The GOP Flimflam Man’s Budget Fraud

Posted by AzBlueMeanie:

The GOP's alleged boy genius, Ayn Rand fanboy Rep. Paul Ryan (R-WI), dubbed the "Flimflam Man" by Paul Krugman, is engaging in budget fraud. Ezra Klein today exposes the fraud in Ryan’s tax reforms cost more than all his spending cuts combined:

Here’s an amazing fact: Ryan’s tax reform plan costs more than all his spending cuts combined.

So how will he pay for his much, much lower rates? Well, he doesn’t say.
In fact, he doesn’t even begin to say. His budget doesn’t name even one
tax deduction, exclusion, credit, or loophole that will be closed.
All
he says is that he will pay for his lower rates, or at least the House
Ways and Means Committee, which is in charge of writing any tax reform
bill, will pay for them.

But he doesn’t say that they’ll pay for them while keeping the tax code as progressive as it is today.

Ryan-tax-cuts-spending-cuts

Nowhere does it say the final bill needs to retain the current progressivity of the code.

That’s likely because it would be impossible to enact the kind of
reform Ryan’s previewing while retaining the progressivity of the tax
code.

You’ve watched this debate play out before. During the election, Mitt
Romney had an ambitious tax reform plan, a promise to pay for it, and
no details. So the Tax Policy Center undertook
an incredibly generous analysis in which they assumed that Romney would
wipe out every single deduction for the rich before touching any tax
breaks for the non-rich. It still wasn’t enough. And Ryan’s plan, as the
Center on Budget and Policy Priorities notes, would be even tougher to
balance:

Even with the same dramatic scaling back of tax
expenditures for filers with incomes above $200,000 that TPC examined in
its Romney analysis — including entirely wiping out their deductions
for mortgage interest and charitable giving — families with children
that have incomes below $200,000 would have to face tax increases
averaging more than $3,000 a year, if policymakers were to avoid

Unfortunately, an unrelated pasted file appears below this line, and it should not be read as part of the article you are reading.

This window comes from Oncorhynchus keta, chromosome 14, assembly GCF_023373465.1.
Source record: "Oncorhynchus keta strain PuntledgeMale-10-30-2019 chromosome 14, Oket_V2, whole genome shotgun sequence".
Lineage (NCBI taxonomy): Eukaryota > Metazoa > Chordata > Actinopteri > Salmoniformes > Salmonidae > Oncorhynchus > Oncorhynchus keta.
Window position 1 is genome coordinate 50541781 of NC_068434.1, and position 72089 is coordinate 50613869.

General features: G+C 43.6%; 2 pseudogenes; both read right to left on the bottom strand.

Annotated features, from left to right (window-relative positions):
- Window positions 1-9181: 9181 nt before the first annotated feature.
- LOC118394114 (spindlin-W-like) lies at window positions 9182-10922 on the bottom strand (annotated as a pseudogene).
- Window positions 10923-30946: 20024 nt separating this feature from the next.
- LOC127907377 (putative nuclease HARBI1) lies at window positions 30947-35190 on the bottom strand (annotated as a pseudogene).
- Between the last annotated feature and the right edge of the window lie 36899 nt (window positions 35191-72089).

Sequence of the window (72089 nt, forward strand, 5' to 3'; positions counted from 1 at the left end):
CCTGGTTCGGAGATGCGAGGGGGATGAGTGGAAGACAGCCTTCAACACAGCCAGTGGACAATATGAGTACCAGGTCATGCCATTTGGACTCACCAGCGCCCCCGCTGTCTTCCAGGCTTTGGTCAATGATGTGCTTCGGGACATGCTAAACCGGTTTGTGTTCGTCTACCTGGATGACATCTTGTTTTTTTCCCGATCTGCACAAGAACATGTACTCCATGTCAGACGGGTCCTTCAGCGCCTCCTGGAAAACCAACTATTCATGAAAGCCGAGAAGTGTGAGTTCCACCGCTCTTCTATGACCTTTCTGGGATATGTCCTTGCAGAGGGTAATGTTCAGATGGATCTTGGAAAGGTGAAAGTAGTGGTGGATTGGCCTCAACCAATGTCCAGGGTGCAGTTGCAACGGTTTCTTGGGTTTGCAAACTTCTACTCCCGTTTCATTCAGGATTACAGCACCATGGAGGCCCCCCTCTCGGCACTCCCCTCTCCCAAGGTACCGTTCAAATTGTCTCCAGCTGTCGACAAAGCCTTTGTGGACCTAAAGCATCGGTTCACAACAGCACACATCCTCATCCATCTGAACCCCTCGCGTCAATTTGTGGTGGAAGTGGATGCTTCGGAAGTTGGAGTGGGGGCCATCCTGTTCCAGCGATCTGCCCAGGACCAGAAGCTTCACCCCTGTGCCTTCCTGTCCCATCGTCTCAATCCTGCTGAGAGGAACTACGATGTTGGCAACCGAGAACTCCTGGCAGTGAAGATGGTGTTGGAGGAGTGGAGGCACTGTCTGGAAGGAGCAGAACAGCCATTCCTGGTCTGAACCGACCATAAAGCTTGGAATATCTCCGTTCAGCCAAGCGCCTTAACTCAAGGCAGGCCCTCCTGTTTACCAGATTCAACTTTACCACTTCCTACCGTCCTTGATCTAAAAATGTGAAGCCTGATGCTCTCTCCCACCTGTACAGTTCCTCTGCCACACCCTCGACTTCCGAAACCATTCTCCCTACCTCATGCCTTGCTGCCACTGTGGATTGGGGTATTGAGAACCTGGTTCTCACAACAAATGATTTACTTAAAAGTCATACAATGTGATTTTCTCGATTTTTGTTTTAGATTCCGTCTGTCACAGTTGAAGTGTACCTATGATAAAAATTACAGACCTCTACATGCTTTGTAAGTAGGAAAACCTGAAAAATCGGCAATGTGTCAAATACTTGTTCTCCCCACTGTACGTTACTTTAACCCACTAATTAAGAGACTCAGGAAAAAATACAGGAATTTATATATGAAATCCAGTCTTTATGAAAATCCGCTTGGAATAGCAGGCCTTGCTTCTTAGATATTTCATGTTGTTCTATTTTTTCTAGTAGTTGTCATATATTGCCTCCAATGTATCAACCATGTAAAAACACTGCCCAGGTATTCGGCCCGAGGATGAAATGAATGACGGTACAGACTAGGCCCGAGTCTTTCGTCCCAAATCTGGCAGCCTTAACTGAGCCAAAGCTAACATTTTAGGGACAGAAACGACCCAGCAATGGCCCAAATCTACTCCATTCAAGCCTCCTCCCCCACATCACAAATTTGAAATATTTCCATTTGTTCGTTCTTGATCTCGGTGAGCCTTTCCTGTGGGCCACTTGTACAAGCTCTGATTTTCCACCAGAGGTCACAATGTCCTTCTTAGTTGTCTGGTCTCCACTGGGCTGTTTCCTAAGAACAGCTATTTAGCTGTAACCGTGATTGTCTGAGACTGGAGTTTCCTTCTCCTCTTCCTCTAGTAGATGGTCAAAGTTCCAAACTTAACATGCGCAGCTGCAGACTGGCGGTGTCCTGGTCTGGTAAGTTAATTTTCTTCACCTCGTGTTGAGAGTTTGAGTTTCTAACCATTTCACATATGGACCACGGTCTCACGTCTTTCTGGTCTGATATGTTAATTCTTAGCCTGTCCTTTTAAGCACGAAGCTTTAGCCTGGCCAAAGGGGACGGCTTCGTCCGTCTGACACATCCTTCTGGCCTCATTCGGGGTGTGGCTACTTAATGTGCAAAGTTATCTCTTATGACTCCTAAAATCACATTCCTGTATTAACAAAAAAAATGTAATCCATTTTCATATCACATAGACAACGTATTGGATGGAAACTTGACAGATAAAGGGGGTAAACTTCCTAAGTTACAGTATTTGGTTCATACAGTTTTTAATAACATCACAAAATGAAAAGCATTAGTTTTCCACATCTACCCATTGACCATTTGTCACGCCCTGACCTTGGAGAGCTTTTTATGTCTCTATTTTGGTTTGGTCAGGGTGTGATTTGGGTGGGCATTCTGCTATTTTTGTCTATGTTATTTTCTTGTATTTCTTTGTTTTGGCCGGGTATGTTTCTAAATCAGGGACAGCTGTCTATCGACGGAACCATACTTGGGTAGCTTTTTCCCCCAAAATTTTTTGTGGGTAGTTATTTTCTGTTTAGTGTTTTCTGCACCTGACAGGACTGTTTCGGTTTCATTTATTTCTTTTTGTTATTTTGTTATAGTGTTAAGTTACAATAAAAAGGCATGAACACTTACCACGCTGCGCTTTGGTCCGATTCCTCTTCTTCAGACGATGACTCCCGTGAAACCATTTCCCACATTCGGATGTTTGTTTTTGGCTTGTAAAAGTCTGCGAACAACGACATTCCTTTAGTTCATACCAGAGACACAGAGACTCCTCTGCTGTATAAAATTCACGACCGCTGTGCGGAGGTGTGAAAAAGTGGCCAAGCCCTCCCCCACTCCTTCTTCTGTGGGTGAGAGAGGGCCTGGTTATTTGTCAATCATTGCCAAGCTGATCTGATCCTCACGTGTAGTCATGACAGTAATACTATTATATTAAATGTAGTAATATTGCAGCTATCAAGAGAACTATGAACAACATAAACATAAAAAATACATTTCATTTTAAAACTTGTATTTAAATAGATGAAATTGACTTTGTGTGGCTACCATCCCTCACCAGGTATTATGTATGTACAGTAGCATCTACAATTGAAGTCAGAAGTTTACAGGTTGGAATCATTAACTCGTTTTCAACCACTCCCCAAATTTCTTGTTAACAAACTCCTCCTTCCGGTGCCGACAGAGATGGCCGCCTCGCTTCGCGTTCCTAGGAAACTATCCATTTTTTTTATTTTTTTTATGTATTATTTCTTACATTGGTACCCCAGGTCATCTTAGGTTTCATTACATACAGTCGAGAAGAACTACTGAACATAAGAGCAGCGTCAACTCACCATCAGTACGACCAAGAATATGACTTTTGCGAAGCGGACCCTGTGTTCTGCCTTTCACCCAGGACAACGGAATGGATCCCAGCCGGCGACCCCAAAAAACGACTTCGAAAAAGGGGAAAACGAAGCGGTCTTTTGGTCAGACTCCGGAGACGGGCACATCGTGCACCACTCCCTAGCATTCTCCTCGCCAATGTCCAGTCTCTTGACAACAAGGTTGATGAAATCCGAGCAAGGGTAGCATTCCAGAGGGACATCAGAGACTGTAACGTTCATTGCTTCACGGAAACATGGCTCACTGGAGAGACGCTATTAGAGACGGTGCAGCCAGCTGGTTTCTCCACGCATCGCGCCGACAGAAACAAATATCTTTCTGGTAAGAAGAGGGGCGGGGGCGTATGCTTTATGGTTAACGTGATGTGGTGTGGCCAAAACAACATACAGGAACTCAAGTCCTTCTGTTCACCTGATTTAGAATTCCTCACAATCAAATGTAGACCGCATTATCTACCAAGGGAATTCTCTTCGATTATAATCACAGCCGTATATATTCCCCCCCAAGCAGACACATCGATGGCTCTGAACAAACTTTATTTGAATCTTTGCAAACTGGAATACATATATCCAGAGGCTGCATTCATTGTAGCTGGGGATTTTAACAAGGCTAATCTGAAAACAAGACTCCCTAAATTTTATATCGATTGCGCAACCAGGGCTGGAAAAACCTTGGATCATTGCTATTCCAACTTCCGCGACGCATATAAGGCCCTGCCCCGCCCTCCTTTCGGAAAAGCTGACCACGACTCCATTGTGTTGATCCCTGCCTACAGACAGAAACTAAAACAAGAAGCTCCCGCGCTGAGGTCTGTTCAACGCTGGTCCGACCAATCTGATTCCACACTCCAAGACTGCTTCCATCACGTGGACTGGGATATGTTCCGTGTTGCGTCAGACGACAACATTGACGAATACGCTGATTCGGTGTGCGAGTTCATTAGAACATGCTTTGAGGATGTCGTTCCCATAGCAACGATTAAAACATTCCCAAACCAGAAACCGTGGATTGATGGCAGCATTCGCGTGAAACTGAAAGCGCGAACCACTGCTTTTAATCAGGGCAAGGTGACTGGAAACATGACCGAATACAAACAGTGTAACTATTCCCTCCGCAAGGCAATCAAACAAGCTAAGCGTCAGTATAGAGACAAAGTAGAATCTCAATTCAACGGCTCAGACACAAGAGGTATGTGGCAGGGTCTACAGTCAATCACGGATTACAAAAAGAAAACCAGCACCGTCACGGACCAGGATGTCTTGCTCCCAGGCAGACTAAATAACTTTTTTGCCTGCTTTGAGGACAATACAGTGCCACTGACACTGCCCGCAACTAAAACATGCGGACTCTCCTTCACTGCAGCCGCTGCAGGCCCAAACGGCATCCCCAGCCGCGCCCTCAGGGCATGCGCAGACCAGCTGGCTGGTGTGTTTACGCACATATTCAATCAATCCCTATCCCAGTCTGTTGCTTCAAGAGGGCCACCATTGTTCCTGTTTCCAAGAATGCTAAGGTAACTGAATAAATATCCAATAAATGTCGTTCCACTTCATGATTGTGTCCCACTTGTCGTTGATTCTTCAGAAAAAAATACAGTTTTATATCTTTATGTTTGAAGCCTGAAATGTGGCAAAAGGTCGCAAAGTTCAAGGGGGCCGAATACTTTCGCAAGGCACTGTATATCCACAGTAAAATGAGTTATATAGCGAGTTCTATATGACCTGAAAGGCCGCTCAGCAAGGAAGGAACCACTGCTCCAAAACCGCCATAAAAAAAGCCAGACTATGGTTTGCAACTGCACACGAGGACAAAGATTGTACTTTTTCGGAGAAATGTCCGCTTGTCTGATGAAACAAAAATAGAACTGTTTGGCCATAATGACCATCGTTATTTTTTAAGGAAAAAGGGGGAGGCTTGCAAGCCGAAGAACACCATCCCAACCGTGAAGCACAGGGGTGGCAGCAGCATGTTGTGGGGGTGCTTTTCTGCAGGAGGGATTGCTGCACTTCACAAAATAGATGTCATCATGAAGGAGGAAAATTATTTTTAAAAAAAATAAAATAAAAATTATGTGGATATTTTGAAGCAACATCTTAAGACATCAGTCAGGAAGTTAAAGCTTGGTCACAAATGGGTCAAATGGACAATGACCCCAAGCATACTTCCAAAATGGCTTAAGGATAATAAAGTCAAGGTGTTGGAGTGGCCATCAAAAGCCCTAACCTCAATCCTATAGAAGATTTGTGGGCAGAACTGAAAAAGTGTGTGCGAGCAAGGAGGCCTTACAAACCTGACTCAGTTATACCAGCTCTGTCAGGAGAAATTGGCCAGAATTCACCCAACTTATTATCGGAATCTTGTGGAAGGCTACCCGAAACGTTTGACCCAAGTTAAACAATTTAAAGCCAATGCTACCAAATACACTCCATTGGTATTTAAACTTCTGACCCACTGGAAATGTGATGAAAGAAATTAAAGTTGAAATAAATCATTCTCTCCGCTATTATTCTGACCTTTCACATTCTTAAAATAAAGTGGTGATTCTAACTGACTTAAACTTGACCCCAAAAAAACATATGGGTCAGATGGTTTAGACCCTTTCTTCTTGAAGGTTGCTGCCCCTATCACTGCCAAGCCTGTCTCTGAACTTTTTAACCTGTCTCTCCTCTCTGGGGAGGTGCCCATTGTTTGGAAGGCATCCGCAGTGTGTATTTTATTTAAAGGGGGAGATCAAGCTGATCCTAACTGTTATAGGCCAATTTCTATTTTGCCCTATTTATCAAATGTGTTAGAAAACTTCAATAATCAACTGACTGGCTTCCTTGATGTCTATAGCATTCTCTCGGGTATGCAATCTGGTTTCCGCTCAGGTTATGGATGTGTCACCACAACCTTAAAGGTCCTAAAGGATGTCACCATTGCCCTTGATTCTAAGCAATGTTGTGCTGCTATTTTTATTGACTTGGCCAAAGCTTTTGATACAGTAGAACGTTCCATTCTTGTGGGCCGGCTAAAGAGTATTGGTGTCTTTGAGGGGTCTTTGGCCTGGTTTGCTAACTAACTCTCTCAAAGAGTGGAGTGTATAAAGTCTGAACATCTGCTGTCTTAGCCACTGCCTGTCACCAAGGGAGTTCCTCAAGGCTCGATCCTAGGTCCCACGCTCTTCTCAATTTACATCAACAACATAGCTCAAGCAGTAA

increasing the deficit while reaching Chairman Ryan’s 25-percent
top-tax-rate goal.

Now, Ryan has a bit of wiggle room here. As mentioned above, any tax
reform that qualifies for his budget “substantially lowers rates for
individuals,” but it doesn’t necessarily lower them all the way to 10
percent and 25 percent. That’s just “a goal.” Here’s the full section:

Substantially lowers tax rates for individuals, with a
goal
of achieving a top individual rate of 25 percent and consolidating
the current seven individual income tax brackets into two brackets
with a first bracket of 10 percent

Compare that to the language on corporate taxes:

reduces the corporate tax rate to 25 percent

See the difference?

Ways and Means could,
in theory, decide the 10/25 goal is too hard to meet, and their tax
reform bill will end with a 20 percent rate and a 32 percent rate. That
would be considerably easier to pay for. But Ryan is in touch with Rep.
Dave Camp, the chairman of the House Ways and Means Committee. It’s
unlikely he’s committing Republicans to goals that Camp doesn’t intend
to come anywhere near reaching. And if Ryan and the Republican Party
wanted to assure the country that their tax reform proposal would keep
the code’s current progressivity, they could have said so.

[T]he eventual tax reforms are likely to include a significant tax
increase on many Americans, and significant tax cuts for those at the
very top.

This is completely ass-backwards (regressive). The tax code needs to be made more progressive by adding new higher marginal tax rate brackets at the top of the income scale, as the Progressive Caucus Budget does. Any time you hear a Tea-Publican talking about lowering rates, or flattening rates, or simplifying rates, or ultimately their flat tax fantasy, what they are really talking about is shifting the tax burden to lower income earners and giving a huge windfall to income earners at the top. All GOP tax plans are about serving their political benefactors, the über rich wealthy elite of the plutocracy.

And before any "trickle down" dead-enders start crying about how "Democrats want the largest tax increase in history!" (not true), some historical perspective is in order. Progressives' top tax rate: below Eisenhower's, Nixon's:

Toprates_prog2

Sources: Tax Policy Center, Congressional Progressive Caucus, House Budget Committee. Props to nylund for bringing up the comparison.

There is nothing magical about the Flimflam Man's homage to Calvin Coolidge's top rate of 25%. The American middle-class was built during the post-World War II era when the top marginal tax rate was over 90%. The Progressive Caucus Budget by comparison only imposes a top rate of 49%, well below the rates during the heydays of the American economy and middle-class.

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